A few seasons ago I headed out for my friend's place on Bowen Island to catch up on my play reading. Several bankers boxes of manuscripts, and probably a bunch more on my hard drive.
A bit of a chore, I'll admit. Smart artistic directors read scripts as they come in, keeping their eye open for the occasional play that really catches their eye, letting the others shift onto the "Not For Us" pile without a lot of fuss. But I'm not smart that way. I kind of find it off-putting to read scripts I'm not interested in - perhaps the legacy of a sometimes English major in my undergrad studies, and a force-fed diet of curriculum reading - an obligation rather than a perk of being an artistic director.
So I started working my way through one of the piles. Scripts playwrights had sent. Scripts playwrights' publishers, or agents, or moms had sent. Scripts people had recommended because they saw the show in New York or Ashland or Saskatoon. Scripts of plays I had read about somewhere. Scripts people had read about somewhere.
First half a dozen or so, I thought, "Yeah, I could see that. Good role for so-and-so. Canadian - that's good. I wonder if he's open to rewrites?" Or, "Well, maybe in a season where I really needed such-and-such a piece, to balance pieces that are this and that." Or, "Well, if it's the only play on earth we haven't done aside from You're A Good Man Charlie Brown." Lots of Possibles. A few Hopefully It Never Comes To Thats.
And then Mother Teresa Is Dead. I read one page, two pages, and I was exhilarated. "Now this is a play!" Suddenly all the Maybe Sorta plays just fell off the side of the desk. This was a Definitely Have To. This was real writing.
Which is precisely what I felt when I first read The Clearing by the same author, Helen Edmundson, who writes a lot for the Royal Shakespeare in England. Lots of adaptations, but now and then an original work, like these. When I finished reading The Clearing I was struck with the breadth of the piece, its scope: it seemed as though I had just finished reading an entire novel.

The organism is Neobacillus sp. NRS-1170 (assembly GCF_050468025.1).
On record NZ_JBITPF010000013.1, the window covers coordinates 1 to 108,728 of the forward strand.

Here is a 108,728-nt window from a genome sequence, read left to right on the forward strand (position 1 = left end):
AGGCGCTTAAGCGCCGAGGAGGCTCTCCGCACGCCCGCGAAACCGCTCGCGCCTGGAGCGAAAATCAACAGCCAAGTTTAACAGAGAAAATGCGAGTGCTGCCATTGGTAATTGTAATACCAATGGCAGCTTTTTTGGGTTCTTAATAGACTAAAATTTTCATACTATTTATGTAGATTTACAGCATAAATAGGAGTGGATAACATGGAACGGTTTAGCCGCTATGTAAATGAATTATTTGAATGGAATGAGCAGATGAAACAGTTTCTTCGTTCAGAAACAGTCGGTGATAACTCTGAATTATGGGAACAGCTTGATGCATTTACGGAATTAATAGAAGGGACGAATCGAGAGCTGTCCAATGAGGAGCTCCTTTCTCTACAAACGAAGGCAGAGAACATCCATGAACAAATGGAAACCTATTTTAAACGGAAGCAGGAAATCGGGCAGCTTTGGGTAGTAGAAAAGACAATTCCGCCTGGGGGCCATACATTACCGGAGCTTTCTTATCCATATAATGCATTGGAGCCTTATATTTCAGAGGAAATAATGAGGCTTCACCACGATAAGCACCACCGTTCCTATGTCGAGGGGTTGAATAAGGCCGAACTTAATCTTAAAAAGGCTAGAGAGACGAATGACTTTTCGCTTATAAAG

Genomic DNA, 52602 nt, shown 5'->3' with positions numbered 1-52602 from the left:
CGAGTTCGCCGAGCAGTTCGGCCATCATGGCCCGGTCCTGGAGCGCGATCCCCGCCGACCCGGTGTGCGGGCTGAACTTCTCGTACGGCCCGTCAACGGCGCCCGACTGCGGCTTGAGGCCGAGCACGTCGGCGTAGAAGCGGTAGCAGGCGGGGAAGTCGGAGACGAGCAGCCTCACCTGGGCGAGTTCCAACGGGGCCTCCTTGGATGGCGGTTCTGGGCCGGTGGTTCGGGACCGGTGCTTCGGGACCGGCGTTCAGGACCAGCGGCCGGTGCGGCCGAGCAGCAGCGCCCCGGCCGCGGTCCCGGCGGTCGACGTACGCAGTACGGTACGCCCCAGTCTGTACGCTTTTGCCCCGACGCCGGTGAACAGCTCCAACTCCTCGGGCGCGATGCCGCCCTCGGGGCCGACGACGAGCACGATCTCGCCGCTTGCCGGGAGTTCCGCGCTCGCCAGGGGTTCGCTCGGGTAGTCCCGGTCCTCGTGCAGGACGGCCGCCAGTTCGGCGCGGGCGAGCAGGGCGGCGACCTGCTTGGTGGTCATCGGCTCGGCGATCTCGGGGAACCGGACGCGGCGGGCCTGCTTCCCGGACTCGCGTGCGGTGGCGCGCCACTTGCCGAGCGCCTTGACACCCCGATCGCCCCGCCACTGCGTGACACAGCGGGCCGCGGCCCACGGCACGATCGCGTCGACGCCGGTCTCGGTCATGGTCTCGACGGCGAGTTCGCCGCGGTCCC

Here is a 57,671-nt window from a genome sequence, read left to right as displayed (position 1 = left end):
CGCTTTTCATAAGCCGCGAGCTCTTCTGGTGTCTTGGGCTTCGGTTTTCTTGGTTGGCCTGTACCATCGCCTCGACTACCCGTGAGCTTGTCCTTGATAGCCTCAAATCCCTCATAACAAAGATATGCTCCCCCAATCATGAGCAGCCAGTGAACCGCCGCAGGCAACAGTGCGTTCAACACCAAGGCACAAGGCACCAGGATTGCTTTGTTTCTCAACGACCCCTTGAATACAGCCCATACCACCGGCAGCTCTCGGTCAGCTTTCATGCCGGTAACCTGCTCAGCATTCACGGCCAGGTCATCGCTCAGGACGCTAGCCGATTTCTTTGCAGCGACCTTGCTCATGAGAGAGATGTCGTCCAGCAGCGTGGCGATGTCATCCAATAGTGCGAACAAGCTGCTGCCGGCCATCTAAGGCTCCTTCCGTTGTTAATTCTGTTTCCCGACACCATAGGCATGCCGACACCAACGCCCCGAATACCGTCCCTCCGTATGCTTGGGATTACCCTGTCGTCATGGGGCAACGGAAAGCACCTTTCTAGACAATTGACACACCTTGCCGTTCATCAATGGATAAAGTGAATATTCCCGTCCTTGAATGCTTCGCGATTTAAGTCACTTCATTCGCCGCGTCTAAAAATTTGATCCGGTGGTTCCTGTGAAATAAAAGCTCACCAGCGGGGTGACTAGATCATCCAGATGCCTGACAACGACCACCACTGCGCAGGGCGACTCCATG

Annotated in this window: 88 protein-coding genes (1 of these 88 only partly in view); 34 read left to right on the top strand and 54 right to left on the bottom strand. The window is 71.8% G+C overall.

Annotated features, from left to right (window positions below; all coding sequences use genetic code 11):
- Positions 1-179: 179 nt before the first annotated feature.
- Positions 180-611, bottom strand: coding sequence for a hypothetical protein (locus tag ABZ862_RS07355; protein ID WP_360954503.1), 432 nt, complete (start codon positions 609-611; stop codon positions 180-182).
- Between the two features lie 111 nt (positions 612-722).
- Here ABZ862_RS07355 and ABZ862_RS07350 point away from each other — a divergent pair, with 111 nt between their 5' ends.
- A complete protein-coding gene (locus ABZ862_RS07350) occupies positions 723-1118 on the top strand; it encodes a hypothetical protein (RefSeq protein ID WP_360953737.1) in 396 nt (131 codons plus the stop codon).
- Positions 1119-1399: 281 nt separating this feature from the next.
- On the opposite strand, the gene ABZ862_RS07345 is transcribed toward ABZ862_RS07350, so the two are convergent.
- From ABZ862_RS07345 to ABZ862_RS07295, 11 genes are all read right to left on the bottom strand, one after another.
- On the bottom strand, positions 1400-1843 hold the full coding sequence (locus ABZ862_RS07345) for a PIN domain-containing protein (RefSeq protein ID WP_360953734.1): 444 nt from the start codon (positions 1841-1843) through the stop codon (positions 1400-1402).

After Mother Teresa I realized I couldn't think of a single other play dealing with the concerns of this piece. One or two films, but only one or two - Anders Thomas Jensen & Susanne Bier's After The Wedding, or Nicole Holofcener's Please Give, perhaps. And yet these questions are on my mind constantly: these questions of western privilege and the vast need of the rest of the world, the soul-scraping awareness of poverty in my own city, my own neighbourhood. The plaguing thought that maybe we ought to treat other people the way we would want to be treated if we were in their place. The confounding reality that our practical attempts to live with some practical compassion can go so badly wrong, that the world - and our own hearts - are a baffling mess of simple generosity and complex guilt, of responsibility and recklessness, of love and self-serving, of high-minded intentions that are never acted on, muddle-headed actions with all kinds of wrong consequences - right alongside all the good and right that may be accomplished nonetheless.
I think of Leo Tolstoi's book, "What then must we do?" Prompted by the people's question to John the Baptist, "How then shall we live?" The question that drove one of the most intriguing characters in film, Billy Kwan, in The Year Of Living Dangerously.
It's not the only question in Mother Teresa Is Dead. The play is far too complex, nuanced, and human to be reduced to any single "theme statement." But that sort of question is in the centre of this play, and drives its characters. And I think it's a question that matters.